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Predicting adverse outcomes due to diabetes complications with machine learning using administrative health data


Across jurisdictions, government and health insurance providers hold a large amount of data from patient interactions with the healthcare system. We aimed to develop a machine learning-based model for predicting adverse outcomes due to diabetes complications using administrative health data from the single-payer health system in Ontario, Canada. A Gradient Boosting Decision Tree model was trained on data from 1,029,366 patients, validated on 272,864 patients, and tested on 265,406 patients. Discrimination was assessed using the AUC statistic and calibration was assessed visually using calibration plots overall and across population subgroups. Our model predicting three-year risk of adverse outcomes due to diabetes complications (hyper/hypoglycemia, tissue infection, retinopathy, cardiovascular events, amputation) included 700 features from multiple diverse data sources and had strong discrimination (average test AUC = 77.7, range 77.7–77.9). Through the design and validation of a high-performance model to predict diabetes complications adverse outcomes at the population level, we demonstrate the potential of machine learning and administrative health data to inform health planning and healthcare resource allocation for diabetes management.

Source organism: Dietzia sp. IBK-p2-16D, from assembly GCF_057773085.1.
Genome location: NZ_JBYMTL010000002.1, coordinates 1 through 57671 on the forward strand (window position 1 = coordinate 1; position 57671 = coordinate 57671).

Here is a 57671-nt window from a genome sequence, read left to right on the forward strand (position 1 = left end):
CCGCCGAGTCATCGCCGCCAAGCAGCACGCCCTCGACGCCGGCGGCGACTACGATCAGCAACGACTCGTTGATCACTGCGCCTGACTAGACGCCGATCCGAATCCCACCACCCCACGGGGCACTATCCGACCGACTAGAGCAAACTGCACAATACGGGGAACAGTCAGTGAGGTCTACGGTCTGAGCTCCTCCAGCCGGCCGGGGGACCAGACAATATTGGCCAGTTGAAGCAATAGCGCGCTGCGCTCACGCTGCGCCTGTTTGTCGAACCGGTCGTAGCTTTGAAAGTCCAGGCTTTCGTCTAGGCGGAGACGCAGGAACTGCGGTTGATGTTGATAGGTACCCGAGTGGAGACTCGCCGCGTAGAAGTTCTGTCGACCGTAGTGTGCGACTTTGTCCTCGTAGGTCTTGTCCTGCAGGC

Ravaut M, Sadeghi H, Leung KK, Volkovs M, Kornas K, Harish V, Watson T, Lewis GF, Weisman A, Poutanen T, Rosella L. NPJ Digit Med. 2021; 4(1):24. Epub 2021 Feb 12.

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